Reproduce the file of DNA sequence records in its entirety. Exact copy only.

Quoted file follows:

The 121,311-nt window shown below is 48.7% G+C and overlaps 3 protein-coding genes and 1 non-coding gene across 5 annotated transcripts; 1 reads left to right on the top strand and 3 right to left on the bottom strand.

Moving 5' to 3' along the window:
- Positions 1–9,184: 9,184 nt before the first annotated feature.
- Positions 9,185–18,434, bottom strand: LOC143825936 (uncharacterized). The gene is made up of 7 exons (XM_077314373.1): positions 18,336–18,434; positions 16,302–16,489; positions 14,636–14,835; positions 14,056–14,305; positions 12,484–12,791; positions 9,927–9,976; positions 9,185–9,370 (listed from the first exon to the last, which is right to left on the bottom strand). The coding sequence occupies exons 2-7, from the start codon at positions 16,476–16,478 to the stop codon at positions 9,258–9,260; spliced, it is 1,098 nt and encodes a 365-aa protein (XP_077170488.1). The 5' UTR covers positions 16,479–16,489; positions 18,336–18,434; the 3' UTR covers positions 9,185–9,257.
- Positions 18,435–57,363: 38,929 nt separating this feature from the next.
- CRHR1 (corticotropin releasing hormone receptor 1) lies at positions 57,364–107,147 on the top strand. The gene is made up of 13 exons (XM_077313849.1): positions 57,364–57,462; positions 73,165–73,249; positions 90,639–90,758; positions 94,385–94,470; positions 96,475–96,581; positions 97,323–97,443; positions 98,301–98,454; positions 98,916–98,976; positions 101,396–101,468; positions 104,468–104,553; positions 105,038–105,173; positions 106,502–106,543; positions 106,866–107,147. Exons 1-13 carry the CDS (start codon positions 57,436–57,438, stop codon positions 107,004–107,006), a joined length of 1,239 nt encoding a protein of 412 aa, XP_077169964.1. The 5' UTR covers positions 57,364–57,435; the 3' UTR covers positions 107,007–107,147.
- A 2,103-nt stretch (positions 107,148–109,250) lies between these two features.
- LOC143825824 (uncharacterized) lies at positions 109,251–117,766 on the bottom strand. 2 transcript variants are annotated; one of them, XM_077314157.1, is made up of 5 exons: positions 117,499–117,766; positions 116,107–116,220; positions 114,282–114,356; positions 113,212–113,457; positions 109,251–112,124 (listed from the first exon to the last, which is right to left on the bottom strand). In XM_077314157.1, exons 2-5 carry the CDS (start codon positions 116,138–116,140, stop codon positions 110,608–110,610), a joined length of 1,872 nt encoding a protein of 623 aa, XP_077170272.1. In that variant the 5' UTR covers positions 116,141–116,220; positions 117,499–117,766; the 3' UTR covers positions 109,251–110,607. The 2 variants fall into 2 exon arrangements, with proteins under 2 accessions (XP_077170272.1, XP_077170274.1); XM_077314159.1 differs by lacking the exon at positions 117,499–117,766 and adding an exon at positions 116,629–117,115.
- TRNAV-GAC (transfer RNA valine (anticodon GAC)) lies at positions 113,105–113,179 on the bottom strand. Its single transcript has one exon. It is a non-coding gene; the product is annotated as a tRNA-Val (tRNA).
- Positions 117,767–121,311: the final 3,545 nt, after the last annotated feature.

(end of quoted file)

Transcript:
The 121,311-nt window shown below is 48.7% G+C and overlaps 3 protein-coding genes and 1 non-coding gene across 5 annotated transcripts; 1 reads left to right on the top strand and 3 right to left on the bottom strand.

Moving 5' to 3' along the window:
- Positions 1–9,184: 9,184 nt before the first annotated feature.
- Positions 9,185–18,434, bottom strand: LOC143825936 (uncharacterized). The gene is made up of 7 exons (XM_077314373.1): positions 18,336–18,434; positions 16,302–16,489; positions 14,636–14,835; positions 14,056–14,305; positions 12,484–12,791; positions 9,927–9,976; positions 9,185–9,370 (listed from the first exon to the last, which is right to left on the bottom strand). The coding sequence occupies exons 2-7, from the start codon at positions 16,476–16,478 to the stop codon at positions 9,258–9,260; spliced, it is 1,098 nt and encodes a 365-aa protein (XP_077170488.1). The 5' UTR covers positions 16,479–16,489; positions 18,336–18,434; the 3' UTR covers positions 9,185–9,257.
- Positions 18,435–57,363: 38,929 nt separating this feature from the next.
- CRHR1 (corticotropin releasing hormone receptor 1) lies at positions 57,364–107,147 on the top strand. The gene is made up of 13 exons (XM_077313849.1): positions 57,364–57,462; positions 73,165–73,249; positions 90,639–90,758; positions 94,385–94,470; positions 96,475–96,581; positions 97,323–97,443; positions 98,301–98,454; positions 98,916–98,976; positions 101,396–101,468; positions 104,468–104,553; positions 105,038–105,173; positions 106,502–106,543; positions 106,866–107,147. Exons 1-13 carry the CDS (start codon positions 57,436–57,438, stop codon positions 107,004–107,006), a joined length of 1,239 nt encoding a protein of 412 aa, XP_077169964.1. The 5' UTR covers positions 57,364–57,435; the 3' UTR covers positions 107,007–107,147.
- A 2,103-nt stretch (positions 107,148–109,250) lies between these two features.
- LOC143825824 (uncharacterized) lies at positions 109,251–117,766 on the bottom strand. 2 transcript variants are annotated; one of them, XM_077314157.1, is made up of 5 exons: positions 117,499–117,766; positions 116,107–116,220; positions 114,282–114,356; positions 113,212–113,457; positions 109,251–112,124 (listed from the first exon to the last, which is right to left on the bottom strand). In XM_077314157.1, exons 2-5 carry the CDS (start codon positions 116,138–116,140, stop codon positions 110,608–110,610), a joined length of 1,872 nt encoding a protein of 623 aa, XP_077170272.1. In that variant the 5' UTR covers positions 116,141–116,220; positions 117,499–117,766; the 3' UTR covers positions 109,251–110,607. The 2 variants fall into 2 exon arrangements, with proteins under 2 accessions (XP_077170272.1, XP_077170274.1); XM_077314159.1 differs by lacking the exon at positions 117,499–117,766 and adding an exon at positions 116,629–117,115.
- TRNAV-GAC (transfer RNA valine (anticodon GAC)) lies at positions 113,105–113,179 on the bottom strand. Its single transcript has one exon. It is a non-coding gene; the product is annotated as a tRNA-Val (tRNA).
- Positions 117,767–121,311: the final 3,545 nt, after the last annotated feature.